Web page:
Before embarking upon any shoot, the photographer’s mind goes into a creative prep mode. Lighting, composition...you know the deal. There is a part of you that says “I am doing to rock this shoot. I am going to make this something I am really proud of”. You salivate over the potential results and make your way to the location.
Legal firms are not necessarily known for their large open studio spaces. So doing location corporate portraits in such a place suddenly presents a reality that needs to be dealt with. All of your lighting techniques and aspirations suddenly become smaller, simpler and very real indeed. No excuses can be made. No complaints. You just have to do what you have to do.
You cannot expect your client to know what you need, or even to be able to provide it if he did know. The essential reality is that you have to create the images, doing so to the best of your ability in the given circumstances. This was recently the case with a shoot I was asked to do.
Work is work. For most of us, this is the simple truth. Relationships need to be maintained. Images need to be created. Invoices need to be drawn up. So you do what you need to do. So, when offered a room smaller than most suburban bedrooms for your ‘studio’ you have to simply smile, assure your client and do the work.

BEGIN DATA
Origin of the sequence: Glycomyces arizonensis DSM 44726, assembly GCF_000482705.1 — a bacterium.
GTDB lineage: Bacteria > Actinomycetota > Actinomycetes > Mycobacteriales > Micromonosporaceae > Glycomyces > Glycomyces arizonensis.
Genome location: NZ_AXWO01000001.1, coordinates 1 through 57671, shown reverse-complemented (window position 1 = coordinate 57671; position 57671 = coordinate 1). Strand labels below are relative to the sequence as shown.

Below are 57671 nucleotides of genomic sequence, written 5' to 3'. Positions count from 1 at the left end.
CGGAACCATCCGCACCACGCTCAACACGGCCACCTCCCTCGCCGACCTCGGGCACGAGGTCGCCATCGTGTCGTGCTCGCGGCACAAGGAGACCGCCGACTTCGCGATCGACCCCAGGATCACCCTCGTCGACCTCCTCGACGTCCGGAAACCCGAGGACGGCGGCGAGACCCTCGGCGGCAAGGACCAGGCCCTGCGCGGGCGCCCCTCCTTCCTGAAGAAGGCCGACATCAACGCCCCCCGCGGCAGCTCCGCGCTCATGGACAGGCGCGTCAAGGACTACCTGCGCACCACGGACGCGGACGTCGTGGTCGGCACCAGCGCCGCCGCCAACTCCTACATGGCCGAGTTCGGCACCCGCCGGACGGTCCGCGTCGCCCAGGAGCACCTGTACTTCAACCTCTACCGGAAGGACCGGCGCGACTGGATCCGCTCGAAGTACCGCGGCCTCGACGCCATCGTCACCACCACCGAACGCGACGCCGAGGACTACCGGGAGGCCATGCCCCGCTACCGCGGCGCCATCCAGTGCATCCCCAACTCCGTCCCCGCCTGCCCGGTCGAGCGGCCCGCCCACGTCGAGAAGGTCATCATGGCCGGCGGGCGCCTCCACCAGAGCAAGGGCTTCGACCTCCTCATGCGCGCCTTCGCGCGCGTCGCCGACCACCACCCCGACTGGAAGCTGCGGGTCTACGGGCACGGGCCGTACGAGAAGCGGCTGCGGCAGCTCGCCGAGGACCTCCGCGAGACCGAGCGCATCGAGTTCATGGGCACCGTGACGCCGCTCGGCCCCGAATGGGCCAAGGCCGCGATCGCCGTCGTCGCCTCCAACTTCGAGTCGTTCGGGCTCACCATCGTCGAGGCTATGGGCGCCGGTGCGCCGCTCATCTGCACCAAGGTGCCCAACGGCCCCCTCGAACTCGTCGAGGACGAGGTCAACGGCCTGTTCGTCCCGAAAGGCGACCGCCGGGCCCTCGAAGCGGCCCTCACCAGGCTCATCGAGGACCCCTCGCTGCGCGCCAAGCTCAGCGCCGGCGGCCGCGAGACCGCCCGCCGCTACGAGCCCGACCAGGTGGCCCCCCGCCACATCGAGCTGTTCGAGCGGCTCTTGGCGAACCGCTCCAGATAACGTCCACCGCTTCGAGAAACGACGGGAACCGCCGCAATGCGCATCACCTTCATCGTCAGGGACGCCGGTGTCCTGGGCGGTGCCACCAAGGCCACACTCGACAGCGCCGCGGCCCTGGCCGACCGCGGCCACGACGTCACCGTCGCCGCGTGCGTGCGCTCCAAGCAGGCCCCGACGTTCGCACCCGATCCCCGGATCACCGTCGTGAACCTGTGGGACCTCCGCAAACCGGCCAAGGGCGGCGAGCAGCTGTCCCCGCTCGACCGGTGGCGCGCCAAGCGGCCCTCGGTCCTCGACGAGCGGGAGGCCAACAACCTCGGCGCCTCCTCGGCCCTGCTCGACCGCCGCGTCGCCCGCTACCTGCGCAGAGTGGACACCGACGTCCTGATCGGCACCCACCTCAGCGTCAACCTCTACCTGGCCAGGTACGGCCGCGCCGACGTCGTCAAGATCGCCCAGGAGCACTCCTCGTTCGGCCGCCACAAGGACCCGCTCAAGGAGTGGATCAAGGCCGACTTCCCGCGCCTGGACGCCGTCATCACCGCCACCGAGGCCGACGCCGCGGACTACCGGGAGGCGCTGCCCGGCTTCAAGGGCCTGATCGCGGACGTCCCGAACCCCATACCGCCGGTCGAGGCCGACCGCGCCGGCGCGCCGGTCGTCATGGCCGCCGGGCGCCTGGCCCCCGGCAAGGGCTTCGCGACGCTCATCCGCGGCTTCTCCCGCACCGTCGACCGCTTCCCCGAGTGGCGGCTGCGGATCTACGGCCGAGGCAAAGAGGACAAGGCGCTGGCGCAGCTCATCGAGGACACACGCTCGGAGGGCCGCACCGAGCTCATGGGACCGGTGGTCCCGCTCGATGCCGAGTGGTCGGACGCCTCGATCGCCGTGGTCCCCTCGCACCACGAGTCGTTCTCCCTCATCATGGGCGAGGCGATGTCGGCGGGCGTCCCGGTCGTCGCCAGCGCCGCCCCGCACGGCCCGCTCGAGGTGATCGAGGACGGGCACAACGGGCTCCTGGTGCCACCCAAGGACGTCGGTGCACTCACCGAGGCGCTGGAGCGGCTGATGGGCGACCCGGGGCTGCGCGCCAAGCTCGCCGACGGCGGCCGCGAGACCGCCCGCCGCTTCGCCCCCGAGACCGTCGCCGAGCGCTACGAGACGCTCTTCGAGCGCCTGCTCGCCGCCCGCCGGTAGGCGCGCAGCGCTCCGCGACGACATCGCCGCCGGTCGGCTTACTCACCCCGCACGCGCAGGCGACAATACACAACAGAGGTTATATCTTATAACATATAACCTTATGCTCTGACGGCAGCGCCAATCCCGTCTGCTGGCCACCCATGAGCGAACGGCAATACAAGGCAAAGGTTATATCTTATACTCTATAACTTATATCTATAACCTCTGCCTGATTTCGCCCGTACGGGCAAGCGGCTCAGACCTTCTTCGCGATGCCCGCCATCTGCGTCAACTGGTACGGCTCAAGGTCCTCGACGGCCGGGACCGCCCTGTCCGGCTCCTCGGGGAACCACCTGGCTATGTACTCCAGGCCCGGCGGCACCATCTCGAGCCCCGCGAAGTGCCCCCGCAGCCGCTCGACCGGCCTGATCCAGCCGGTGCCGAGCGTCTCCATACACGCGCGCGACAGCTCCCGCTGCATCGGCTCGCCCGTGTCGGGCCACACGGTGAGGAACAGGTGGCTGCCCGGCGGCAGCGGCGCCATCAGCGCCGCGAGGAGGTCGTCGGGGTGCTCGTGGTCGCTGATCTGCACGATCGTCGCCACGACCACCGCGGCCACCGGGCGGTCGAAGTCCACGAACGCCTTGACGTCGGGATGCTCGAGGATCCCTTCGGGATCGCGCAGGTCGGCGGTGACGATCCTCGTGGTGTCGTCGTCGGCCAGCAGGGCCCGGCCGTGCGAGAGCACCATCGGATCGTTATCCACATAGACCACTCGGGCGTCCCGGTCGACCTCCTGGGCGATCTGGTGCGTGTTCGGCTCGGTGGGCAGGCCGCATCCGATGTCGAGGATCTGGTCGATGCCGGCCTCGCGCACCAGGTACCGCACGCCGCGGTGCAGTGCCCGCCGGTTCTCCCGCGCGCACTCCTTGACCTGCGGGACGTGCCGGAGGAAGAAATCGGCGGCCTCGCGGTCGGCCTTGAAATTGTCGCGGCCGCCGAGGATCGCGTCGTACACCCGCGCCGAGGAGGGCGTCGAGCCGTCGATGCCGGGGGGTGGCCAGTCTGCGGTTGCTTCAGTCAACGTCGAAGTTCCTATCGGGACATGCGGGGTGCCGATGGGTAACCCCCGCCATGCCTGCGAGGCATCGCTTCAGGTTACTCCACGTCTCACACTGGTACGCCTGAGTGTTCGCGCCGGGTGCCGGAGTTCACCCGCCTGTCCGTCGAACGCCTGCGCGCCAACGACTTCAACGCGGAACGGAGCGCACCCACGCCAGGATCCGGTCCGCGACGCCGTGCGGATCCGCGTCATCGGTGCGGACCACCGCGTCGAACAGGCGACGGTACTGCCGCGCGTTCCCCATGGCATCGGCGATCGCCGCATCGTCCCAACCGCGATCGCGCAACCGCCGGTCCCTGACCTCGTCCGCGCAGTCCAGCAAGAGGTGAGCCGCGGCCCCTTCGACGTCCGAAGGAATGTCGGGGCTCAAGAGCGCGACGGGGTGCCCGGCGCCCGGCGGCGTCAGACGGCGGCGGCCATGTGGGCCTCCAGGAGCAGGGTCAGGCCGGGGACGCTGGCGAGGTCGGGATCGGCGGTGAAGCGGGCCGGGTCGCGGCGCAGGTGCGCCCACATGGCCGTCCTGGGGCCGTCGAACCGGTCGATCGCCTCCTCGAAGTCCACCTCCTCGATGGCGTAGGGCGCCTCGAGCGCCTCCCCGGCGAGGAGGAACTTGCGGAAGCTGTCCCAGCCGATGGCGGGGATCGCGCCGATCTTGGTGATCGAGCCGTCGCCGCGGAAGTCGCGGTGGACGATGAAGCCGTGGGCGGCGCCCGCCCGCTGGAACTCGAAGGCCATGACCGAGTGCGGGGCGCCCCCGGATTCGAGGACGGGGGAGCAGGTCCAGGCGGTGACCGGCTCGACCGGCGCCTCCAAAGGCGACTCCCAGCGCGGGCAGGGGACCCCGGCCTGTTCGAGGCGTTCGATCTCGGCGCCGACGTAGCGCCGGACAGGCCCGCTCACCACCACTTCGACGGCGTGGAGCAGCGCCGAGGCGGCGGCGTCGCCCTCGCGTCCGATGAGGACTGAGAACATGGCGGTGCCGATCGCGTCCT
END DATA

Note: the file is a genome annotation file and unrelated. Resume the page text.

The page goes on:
|There are few options for creative lighting in a space like this. But you do what you do, keeping it simple and|
creating the images your client needs.
For this particular assignment, I had room for one light, and one light is fine. Add a reflector and you’re ok. Yes, there were more grandiose lighting plans among my hopes for this shoot, but in the end creativity must bow to necessity.
So the Photek Softlighter was placed on a stand and quite near the subject, simply because there was no room for any other option. There was one place to stand, and the subject had one place to sit. In the end, what more do you need?
One light is the light of masters. You know - Rembrandt, and all of those dudes. So one light can work and work well. In this case, it was necessary, but keeping it simple is rarely a bad thing.